While the national debate about immigrants and their rights shows no sign of a quick resolution, there are already thousands of immigrants with and without documents living and working across the United States. Undocumented workers are a very important source of work for many businesses across the country and in Massachusetts.
Although federal law specifically prohibits companies from hiring undocumented workers, many businesses do so anyway, in part because they can pay undocumented workers less for dangerous or strenuous work and can often get away with violating their basic rights. Workers isolated by legal and language barriers will be less likely to stand up for themselves when the company they work for does something unsafe or illegal.
Just because you may not have the right paperwork to work in the United States doesn’t mean that your employer can trample all over your basic civil rights. Those rights include the right to fair pay, a safe work environment and protections in the event of a workplace injury or illness. If you get hurt on the job, your immigration status has no impact on your basic rights as an employee.
Undocumented workers have the right to Massachusetts workers’ compensation
If you get hurt on the job or develop a work-related illness due to environmental exposure to pathogens or environmental contaminants, workers’ compensation will provide full medical coverage and temporary or permanent disability benefits to offset any lost wages. These benefits can help you pay your bills and get the care you need to return to the workforce later.
It is not your immigration status but rather your employment status that mandates that your employer provide workers’ compensation insurance coverage. You have the right to file a claim regardless of your immigration status, and neither your employer nor the insurance company should take retaliatory measures against you simply for filing a claim.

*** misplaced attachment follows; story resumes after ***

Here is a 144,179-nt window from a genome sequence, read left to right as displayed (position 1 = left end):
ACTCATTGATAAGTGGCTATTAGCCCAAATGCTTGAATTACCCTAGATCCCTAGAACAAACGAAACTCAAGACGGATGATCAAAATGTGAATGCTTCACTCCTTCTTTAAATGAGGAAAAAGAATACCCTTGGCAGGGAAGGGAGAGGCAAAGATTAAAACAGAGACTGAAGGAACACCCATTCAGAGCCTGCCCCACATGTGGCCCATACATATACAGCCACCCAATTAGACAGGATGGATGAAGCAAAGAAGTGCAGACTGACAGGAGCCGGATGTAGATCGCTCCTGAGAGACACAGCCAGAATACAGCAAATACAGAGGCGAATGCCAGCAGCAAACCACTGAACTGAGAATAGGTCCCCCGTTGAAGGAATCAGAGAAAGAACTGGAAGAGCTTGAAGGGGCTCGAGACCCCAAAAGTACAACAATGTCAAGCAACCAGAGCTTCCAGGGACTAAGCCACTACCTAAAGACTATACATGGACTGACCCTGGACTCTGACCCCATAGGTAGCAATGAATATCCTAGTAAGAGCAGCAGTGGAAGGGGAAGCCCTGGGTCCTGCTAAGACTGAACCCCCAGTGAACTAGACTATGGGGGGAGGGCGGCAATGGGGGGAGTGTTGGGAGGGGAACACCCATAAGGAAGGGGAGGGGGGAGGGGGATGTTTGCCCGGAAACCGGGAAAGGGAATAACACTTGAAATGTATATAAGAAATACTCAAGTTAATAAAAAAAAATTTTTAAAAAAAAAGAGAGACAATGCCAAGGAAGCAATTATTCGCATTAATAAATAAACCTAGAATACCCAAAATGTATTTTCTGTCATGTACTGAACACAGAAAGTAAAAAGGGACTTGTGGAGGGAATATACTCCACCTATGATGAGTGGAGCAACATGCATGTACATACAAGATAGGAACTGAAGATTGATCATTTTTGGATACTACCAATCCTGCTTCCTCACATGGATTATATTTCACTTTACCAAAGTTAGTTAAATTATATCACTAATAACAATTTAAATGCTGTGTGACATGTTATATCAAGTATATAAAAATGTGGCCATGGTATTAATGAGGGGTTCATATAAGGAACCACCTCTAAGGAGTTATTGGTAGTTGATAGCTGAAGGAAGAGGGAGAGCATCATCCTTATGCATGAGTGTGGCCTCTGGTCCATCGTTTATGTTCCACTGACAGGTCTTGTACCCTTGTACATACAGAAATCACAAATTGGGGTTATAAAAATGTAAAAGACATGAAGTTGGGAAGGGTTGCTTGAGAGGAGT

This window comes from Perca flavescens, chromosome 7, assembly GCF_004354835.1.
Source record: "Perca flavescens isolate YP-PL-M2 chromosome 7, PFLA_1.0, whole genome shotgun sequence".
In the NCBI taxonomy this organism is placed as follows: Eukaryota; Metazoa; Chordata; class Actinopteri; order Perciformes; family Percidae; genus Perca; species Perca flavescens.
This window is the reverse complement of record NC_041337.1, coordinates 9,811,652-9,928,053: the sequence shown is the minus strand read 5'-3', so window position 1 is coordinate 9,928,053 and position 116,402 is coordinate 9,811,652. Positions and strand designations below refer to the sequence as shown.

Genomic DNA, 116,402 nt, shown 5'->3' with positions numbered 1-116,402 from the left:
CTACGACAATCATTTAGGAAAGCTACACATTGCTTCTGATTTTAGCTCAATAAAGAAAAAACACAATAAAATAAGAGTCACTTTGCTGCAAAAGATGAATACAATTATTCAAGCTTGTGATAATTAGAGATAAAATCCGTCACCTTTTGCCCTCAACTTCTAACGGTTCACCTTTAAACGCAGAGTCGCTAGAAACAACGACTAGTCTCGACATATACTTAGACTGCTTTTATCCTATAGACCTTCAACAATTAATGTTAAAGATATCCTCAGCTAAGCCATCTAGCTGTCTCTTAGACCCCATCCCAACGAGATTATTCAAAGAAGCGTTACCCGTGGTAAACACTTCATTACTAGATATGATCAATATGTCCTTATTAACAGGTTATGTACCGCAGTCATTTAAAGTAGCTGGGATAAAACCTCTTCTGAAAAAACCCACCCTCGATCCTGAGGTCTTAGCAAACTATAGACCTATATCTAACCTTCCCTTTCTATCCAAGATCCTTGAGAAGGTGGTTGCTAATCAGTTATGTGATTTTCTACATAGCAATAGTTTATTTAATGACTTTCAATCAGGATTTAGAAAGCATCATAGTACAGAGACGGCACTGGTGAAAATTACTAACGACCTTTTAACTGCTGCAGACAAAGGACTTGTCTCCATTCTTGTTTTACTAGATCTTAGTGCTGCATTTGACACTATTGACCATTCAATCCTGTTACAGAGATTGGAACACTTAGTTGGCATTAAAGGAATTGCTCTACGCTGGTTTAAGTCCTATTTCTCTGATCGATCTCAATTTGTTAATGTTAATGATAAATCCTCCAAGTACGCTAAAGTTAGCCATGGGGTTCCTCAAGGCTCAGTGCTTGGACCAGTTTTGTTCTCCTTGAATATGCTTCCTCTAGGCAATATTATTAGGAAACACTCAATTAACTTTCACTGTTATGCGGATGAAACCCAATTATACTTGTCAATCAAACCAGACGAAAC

Informing immigration authorities of your status or otherwise threatening you with repercussions for your claim is a form of retaliation, which is illegal under federal law. Once you understand that you have the right to seek the benefits owed to any injured worker, it is easier to advocate for yourself.
You have the right to translation services for medical purposes
Many undocumented workers struggle to understand their rights and medical options in part because of a language barrier. If English is not your primary language, you have the right to request translator services at any hospital where you seek treatment for an injury or illness. You should not have to pay for translation services either.
If you worry that your employer may retaliate against you for filing a claim or if you experience difficulty in connecting with the benefits you need after a workplace injury or illness, take steps to document your concerns and your interactions with your employer to better protect yourself and prove what happened, if necessary, in the future.